Gerald Cotten, who died a year ago, ran the Canadian company which accounts had drained about $140 million a few months before his death
Attorneys representing accountants on the Canadian Bitcoin Quadriga Exchange are asking Canadian authorities to remove the body of the company’s founder, Gerald Cotten, from his grave and check again if it is Cotten’s body.
Cotten, 30, who also served as CEO of Quadriga, died abruptly last year while on honeymoon in Jaipur, India, with his wife, Jennifer Robertson.
of complications from Crohn’s Disease in December 2018 while traveling in India. Quadriga was managed almost exclusively by Cotten through his laptop.
At the time, Quadriga, formerly Canada’s largest cryptographic money exchange company, announced that it was unable to access digital assets. At least $ 145 million remains frozen in Cotten’s accounts.
Following the death of Cotten, Quadriga collapsed and more than 100,000 investors lost their money. In April, Quadriga announced that the Nova Scotia Supreme Court had issued a closing order declaring it bankrupt.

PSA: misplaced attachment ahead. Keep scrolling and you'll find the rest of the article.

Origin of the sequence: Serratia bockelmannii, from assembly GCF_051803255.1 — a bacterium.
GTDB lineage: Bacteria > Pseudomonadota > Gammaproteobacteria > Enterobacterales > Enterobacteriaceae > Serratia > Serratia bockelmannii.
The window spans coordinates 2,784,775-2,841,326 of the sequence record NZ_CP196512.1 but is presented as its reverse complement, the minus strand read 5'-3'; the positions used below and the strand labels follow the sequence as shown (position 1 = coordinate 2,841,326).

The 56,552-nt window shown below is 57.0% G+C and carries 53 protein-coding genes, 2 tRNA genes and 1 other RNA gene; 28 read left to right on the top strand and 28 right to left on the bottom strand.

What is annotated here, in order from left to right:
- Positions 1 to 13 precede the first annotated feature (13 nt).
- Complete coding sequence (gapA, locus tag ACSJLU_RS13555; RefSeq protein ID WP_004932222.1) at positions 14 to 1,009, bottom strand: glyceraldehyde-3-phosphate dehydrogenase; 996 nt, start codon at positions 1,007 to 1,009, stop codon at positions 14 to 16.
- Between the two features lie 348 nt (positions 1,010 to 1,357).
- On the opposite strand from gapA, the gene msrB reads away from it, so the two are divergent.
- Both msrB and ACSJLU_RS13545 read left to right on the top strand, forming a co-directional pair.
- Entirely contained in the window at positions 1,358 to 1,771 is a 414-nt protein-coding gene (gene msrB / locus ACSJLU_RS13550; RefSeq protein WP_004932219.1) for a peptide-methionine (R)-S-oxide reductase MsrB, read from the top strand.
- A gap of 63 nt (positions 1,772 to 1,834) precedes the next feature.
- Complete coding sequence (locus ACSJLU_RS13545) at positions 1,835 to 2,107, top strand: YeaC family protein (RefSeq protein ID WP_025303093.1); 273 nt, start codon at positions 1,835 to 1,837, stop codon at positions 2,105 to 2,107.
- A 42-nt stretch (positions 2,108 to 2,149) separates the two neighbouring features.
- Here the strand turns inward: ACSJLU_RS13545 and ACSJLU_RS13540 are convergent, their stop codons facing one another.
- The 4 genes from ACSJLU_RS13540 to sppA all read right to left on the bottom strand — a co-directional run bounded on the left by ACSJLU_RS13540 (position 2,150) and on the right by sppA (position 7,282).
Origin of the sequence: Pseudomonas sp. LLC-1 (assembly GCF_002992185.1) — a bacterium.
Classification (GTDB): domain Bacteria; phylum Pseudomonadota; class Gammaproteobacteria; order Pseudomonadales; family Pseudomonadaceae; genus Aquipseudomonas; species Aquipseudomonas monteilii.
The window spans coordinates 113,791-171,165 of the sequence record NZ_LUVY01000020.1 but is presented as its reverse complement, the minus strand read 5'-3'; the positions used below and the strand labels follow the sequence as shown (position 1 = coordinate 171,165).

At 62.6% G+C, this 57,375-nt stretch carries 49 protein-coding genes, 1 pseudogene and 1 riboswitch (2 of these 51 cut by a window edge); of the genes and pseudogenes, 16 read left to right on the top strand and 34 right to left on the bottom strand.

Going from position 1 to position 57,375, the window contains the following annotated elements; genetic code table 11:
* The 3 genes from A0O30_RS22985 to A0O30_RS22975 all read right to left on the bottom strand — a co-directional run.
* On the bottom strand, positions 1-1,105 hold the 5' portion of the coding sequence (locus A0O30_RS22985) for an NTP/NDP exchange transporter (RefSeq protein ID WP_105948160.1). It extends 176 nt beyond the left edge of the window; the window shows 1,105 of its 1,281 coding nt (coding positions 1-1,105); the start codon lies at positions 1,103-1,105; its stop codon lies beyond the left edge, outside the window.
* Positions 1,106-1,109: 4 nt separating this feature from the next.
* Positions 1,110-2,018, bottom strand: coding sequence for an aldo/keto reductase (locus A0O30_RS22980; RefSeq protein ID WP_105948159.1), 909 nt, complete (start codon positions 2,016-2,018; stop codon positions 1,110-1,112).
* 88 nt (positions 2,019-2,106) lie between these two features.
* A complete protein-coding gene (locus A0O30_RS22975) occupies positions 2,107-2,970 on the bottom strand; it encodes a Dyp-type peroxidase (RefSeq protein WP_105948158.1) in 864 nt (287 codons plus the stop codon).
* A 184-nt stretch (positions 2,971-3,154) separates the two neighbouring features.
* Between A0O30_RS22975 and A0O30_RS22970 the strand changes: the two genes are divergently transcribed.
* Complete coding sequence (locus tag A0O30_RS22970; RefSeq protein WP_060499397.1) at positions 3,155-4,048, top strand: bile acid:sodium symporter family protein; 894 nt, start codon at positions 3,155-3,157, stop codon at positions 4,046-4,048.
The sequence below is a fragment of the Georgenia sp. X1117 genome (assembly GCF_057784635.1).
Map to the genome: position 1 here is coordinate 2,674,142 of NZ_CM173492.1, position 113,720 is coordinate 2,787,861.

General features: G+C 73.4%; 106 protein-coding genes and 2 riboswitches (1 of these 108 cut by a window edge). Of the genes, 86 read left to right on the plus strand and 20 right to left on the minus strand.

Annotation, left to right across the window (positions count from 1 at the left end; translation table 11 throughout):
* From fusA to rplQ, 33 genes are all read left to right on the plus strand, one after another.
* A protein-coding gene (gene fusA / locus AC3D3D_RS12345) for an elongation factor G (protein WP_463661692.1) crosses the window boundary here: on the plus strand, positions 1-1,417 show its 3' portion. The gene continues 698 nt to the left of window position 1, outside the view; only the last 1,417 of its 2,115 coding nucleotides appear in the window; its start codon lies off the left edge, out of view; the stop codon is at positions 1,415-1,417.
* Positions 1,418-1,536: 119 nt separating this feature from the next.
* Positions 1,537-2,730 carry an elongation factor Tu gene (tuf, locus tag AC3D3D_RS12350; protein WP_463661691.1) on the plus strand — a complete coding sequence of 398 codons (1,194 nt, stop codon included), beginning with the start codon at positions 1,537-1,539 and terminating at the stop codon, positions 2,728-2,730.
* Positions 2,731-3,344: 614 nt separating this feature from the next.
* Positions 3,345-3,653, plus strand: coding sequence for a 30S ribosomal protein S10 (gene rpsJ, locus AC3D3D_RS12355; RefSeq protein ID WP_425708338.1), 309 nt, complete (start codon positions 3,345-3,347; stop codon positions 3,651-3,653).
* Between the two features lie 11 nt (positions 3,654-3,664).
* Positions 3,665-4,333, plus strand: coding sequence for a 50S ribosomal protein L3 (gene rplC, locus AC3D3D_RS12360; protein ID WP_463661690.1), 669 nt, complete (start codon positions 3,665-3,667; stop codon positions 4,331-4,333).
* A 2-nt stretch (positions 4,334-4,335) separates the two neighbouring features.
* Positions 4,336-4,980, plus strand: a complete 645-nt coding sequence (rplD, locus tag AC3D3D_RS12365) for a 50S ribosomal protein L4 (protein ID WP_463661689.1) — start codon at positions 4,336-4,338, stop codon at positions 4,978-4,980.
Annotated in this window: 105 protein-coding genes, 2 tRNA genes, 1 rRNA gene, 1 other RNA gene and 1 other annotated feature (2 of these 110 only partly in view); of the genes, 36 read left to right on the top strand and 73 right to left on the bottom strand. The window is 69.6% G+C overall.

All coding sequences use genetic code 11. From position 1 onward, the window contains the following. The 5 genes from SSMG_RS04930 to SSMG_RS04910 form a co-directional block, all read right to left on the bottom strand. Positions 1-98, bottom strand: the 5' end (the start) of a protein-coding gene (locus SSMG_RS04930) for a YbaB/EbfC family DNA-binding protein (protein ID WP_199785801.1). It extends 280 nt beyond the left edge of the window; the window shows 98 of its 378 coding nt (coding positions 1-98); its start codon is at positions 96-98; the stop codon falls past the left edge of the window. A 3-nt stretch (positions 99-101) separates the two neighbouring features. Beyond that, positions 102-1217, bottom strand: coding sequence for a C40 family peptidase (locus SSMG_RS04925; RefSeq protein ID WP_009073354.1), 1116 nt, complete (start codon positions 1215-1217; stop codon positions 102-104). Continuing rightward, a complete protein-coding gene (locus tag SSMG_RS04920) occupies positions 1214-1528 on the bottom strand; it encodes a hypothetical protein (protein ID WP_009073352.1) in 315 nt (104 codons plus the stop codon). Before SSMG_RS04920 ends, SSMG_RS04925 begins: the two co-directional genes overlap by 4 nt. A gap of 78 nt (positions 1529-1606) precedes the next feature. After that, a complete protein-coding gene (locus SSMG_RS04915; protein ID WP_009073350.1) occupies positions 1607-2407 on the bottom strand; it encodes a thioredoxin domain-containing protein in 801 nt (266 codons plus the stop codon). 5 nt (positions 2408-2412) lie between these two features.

Lawyer Miller Thompson on Friday asked the Canadian police for the corpse removal and surgery “to confirm her identity and cause of death, due to the uncertainty surrounding his death, and the large losses of users affected,” the request said.
Much of Quadriga’s money is stored offline in accounts known as “cold wallets,” which is a method of protecting them from hackers. Cotten was the only person who had access to these wallets, according to the company. An expert recruited by the company tried to break into Cotten’s computer but without success. Cotten’s widow, Jennifer Robertson, wife claimes he had left no business-related documents behind.
According to a statement submitted by Robertson, Cotten had “full responsibility for managing the capital and currencies,” so no other employee had access to the stored capital.
“The will specifically states that his wife Robertson was authorized to access his digital assets and “obtain, access, modify, delete and control (his) passwords and other electronic credentials”, The Weekly Voice reported
Nova Scotia Court has appointed financial services firm Ernst & Young to oversee Quadriga’s efforts to help investors. A June report said that about $190 million (about US$143 million) was depleted a few months before Cotten died.